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Mia Redrick Headshot

The Reason Why You Aren't a Good Mother

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I'm so tired of the lie that mothers find happiness when they strike a balance in their lives and work. That is not true!

I've been a mom for 15 years and I have a 9, 12 and 15-year-old. I can count on one hand the days that were balanced perfectly. No two days have been exactly the same in my life, ever. Imbalance is something that happens every day in motherhood.

Moms fight imbalance instead of embracing it. We never publicly admit the ongoing struggle with laundry, carpooling requirements, healthy/unhealthy dinner preparations and our need to get off the roller coaster. We wrestle with the imbalance of the division of labor with our partners while raising our children. In my family, no matter what is going on in my day, I can always expect that dinner, doctor visits and permission forms are my responsibility. The imbalance that happens as a result of having active children who are involved in extracurricular activities, play dates and friendships that result in me driving and carpooling throughout town . The imbalance that occurs to every woman who becomes so busy managing life that she forgets her own.

"Life is a dance between making it happen and letting it happen." -Arianna Huffington, Super Soul Sunday

I have stopped living the illusion in motherhood that said I needed balance to be happy. What I found I needed is:

Be consistent and intentional about my own self-care. Yes, that means that I date myself 90 minutes a week and I teach others mothers to do the same in Time for Mom-Me groups. I have learned that self-care is the foundation for great parenting and my marriage.

Set boundaries. I express what I can and cannot do. Period. I don't apologize for being honest.

• Verbalize my needs with people who are in a position to help me.
Take off your superwoman cape because doing it all long-term isn't sustainable.

• Accept my limitations. Be transparent. My husband had kidney transplant surgery in March and I immediately reduced all my commitments and extra-curricular activities because I saw no value in modeling that for my children. Doing it all wasn't something that I needed to prove to anyone including myself.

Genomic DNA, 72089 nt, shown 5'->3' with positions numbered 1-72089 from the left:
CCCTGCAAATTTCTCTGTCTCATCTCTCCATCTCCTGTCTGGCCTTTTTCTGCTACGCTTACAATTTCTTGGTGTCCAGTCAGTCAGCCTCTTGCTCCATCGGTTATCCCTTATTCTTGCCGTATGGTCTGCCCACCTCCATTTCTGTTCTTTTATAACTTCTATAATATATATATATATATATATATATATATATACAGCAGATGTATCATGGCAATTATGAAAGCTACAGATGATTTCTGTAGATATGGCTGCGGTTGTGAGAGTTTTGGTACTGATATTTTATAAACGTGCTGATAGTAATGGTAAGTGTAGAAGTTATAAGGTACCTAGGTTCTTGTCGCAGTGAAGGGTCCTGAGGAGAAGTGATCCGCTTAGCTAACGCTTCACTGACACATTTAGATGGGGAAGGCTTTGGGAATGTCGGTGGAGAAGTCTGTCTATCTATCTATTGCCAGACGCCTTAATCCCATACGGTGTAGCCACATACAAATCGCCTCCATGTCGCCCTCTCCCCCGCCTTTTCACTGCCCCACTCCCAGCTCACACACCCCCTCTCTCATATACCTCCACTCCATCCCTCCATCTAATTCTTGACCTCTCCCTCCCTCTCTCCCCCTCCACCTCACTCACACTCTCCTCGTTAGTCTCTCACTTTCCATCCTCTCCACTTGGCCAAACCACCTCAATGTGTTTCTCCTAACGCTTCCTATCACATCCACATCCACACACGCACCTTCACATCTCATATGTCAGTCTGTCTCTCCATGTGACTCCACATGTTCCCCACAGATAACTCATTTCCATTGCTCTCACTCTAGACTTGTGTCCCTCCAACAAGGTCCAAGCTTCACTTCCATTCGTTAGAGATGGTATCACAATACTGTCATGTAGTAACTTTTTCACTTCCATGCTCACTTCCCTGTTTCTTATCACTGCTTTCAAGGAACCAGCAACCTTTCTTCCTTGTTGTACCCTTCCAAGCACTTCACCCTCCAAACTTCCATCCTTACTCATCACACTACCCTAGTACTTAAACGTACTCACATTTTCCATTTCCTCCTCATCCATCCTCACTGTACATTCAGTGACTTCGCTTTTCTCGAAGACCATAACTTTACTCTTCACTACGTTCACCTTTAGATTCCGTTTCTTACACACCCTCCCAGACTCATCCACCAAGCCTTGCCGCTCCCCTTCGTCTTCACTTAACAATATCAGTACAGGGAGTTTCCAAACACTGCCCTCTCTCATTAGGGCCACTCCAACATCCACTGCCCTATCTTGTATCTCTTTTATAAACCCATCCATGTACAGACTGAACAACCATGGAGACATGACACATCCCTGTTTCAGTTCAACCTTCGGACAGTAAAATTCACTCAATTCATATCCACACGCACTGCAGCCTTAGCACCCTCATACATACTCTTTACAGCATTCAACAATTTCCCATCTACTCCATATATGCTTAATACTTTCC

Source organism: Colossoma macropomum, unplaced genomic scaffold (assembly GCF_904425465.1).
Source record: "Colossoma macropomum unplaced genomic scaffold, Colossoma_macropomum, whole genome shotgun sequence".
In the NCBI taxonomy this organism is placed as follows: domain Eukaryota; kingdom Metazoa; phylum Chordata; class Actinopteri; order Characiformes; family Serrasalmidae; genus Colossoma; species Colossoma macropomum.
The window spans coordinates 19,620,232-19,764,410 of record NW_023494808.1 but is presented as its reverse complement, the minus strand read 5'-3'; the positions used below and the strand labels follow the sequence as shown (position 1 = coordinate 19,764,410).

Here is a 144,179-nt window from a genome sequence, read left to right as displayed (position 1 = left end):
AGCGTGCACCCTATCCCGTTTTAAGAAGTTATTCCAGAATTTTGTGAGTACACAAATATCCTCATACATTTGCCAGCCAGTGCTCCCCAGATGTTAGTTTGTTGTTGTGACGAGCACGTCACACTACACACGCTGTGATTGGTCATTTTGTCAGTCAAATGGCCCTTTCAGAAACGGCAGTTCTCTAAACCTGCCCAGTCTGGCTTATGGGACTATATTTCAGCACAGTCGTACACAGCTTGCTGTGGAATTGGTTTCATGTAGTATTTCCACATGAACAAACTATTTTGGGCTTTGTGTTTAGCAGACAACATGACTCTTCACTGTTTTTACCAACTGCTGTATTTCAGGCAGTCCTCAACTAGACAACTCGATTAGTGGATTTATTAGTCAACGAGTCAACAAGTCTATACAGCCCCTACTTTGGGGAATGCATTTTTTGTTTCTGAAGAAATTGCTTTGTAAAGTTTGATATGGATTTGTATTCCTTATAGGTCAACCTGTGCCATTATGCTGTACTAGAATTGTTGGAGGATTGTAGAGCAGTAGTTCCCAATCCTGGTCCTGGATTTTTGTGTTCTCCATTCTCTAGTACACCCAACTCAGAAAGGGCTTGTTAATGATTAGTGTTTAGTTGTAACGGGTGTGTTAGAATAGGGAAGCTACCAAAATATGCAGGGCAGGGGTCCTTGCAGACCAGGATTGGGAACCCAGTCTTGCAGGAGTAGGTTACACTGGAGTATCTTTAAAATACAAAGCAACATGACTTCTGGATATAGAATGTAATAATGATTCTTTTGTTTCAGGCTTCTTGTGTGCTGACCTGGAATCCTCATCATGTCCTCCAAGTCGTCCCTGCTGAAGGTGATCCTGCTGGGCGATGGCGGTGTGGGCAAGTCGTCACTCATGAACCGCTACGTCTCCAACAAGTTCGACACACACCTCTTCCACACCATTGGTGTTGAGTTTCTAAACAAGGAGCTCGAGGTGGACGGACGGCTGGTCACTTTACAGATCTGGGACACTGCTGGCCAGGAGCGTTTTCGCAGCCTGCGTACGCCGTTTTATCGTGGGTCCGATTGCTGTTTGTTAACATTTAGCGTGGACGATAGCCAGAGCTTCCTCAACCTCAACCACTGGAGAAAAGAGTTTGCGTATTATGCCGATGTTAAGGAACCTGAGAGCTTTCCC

• Supportive circle. I have no idea why mothers are uncomfortable when I verbalize that doing less is my secret sauce because it is. The only way I can stay present as a mom is to do less, well. I don't overschedule myself, family or children because it doesn't make me more productive or fulfilled; it make me busier.

We live with spoken and unspoken myths of motherhood that say:

1. If you take care of yourself then you are not taking care of your family. Not true. If you don't take care of yourself long-term you will resent your family. You will watch everyone around you pursue their dreams, plans and goals and eventually, you will wish you could identify one dream of your own.

2. If you aren't doing it all, then you are a slacker. Not true. Doing it all forever is exhausting. Motherhood can be a competitive sport and many moms keep score, but you don't have to.

3. Your best isn't enough. Your children deserve more. Not true. Your children deserve a mom who accepts her limitations and one who teaches her children how to communicate their own needs.

4. Hide your failures from your children. Children need their parents to be strong. Yes, your children will learn how to handle their own mistakes, failures and shortcomings by your example and lesson.

What I have learned and shared with many other moms is that being a great mom is congruent with being kind to yourself. When a mom grows her life, she can share more of her life with her children, spouse and friends. Taking and making time to refuel yourself allows you to give from your overflow and not from your reserves.